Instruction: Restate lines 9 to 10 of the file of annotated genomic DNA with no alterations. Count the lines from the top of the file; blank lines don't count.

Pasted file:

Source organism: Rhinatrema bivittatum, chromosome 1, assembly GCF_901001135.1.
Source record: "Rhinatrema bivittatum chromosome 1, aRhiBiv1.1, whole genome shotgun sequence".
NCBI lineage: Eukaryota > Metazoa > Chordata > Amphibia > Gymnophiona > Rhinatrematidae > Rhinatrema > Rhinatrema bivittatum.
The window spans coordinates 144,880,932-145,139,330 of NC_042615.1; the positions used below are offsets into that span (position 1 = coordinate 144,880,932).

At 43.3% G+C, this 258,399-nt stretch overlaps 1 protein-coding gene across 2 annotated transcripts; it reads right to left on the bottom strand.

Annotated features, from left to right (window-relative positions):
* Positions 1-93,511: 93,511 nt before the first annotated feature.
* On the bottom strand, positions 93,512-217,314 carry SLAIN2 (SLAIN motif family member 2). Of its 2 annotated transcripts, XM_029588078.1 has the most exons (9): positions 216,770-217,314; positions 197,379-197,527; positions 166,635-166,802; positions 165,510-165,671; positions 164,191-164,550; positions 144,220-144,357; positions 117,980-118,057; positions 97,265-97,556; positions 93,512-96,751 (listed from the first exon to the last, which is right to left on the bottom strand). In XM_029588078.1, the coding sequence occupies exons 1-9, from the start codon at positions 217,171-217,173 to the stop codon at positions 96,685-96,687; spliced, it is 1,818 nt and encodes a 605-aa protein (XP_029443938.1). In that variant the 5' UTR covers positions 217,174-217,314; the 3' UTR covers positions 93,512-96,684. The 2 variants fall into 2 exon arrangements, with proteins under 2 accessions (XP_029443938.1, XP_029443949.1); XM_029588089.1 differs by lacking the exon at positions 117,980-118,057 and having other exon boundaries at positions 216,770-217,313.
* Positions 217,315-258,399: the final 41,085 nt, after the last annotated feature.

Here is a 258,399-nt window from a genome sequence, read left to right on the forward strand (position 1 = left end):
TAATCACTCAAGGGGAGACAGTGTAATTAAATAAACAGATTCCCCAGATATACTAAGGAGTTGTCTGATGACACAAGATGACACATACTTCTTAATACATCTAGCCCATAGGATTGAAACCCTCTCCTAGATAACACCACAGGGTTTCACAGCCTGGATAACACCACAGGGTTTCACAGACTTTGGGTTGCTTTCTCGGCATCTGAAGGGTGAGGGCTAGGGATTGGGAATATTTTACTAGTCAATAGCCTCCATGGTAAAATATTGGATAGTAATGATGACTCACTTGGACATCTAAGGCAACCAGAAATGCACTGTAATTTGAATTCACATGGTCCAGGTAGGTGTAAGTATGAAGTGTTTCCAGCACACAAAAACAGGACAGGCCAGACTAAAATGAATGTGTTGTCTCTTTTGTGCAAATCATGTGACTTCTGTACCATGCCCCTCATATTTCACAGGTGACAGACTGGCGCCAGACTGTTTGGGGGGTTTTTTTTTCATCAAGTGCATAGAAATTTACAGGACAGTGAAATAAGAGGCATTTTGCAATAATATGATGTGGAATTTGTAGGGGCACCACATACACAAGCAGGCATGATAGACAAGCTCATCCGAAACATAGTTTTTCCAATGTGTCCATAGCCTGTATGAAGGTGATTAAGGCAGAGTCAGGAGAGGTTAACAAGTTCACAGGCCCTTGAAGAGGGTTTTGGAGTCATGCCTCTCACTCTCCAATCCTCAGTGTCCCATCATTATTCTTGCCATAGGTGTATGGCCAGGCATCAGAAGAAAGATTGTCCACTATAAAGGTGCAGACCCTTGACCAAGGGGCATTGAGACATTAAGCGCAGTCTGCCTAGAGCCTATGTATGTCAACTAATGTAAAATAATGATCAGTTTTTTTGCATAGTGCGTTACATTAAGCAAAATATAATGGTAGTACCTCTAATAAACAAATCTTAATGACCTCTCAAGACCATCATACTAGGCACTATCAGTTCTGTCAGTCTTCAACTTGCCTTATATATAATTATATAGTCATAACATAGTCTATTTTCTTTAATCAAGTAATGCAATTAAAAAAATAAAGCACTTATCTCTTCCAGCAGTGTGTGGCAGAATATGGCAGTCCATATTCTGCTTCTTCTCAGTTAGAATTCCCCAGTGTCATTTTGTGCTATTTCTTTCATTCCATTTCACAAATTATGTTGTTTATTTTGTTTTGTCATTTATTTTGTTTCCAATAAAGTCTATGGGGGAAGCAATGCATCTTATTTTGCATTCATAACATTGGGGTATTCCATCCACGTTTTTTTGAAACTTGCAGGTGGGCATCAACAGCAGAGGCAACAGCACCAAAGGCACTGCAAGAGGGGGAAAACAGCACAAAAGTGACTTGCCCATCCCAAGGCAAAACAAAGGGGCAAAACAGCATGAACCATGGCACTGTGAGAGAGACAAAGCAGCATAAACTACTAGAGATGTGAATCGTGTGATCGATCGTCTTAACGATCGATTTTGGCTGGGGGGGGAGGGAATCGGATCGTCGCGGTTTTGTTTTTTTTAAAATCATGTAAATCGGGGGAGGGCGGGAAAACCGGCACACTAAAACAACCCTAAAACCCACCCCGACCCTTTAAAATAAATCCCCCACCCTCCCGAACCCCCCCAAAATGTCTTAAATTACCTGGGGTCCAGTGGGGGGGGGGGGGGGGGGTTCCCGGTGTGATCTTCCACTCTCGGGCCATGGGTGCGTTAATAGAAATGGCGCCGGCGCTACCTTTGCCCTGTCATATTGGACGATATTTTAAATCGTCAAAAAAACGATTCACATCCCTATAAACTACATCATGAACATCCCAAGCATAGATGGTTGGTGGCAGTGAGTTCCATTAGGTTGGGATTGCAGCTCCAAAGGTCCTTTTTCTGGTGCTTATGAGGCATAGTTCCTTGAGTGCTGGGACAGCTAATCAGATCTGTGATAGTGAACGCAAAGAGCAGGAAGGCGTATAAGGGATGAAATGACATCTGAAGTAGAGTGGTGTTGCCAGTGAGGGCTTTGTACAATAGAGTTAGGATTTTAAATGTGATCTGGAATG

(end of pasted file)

* Positions 217,315-258,399: the final 41,085 nt, after the last annotated feature.

Here is a 258,399-nt window from a genome sequence, read left to right on the forward strand (position 1 = left end):